A variation of a much-studied gene involved in transmission of dopamine, a key component of the brain's reward-and-learning system, was found to be far more frequent among the very old, News.com.au reported.
Professor Robert Moyzis of the University of California, Irvine, said that the variant might not extend lifespan directly.
Instead, it appears to predispose those who bear it to a more vigorous lifestyle.
The human subjects in the study came from Laguna Woods, part of a group involved in the Leisure World Cohort Study that began in 1981. It included people who were 90 or older in 2003.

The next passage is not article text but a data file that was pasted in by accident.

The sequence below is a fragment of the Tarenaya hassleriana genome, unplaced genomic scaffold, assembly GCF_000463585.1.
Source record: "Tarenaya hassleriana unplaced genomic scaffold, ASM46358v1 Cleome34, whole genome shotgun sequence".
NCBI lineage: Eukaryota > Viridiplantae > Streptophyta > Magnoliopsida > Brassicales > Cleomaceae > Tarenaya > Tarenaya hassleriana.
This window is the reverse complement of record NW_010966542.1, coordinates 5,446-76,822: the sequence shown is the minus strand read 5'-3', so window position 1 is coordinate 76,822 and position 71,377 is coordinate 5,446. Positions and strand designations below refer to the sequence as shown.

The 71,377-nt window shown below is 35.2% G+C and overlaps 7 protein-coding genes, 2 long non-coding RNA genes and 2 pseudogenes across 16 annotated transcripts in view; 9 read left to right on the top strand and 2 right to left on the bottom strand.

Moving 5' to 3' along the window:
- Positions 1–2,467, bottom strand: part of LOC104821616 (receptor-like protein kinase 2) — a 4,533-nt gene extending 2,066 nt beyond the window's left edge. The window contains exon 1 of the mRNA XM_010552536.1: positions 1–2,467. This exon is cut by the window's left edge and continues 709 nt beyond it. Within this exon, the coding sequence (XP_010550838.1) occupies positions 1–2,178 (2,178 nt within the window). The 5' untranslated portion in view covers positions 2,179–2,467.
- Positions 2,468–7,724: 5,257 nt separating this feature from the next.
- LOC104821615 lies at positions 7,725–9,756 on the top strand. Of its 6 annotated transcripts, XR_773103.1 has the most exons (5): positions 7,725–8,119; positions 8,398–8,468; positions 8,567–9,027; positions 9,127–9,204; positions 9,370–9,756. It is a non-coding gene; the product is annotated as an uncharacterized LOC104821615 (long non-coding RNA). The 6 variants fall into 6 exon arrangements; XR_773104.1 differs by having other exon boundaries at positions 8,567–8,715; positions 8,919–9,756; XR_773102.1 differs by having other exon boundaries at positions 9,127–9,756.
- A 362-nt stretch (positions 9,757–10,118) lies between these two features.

Most have since passed away, Prof Moyzis said.
But their genes, as well as cell lines, live on, perpetuated in laboratories so they will be available for research.
In this study, genetic samples from 310 people 90 years old or older were checked for the gene variant, known as the DRD4 7R allele.
Sixty-six percent more people possessed the variant in the 90-plus group when compared with a control group of nearly 3000, aged seven to 45.
The discovery of the gene variant's association with longevity might inspire people to become more active as they age, potentially extending their lives - even if they don't harbor the variant themselves, Prof Moyzis said.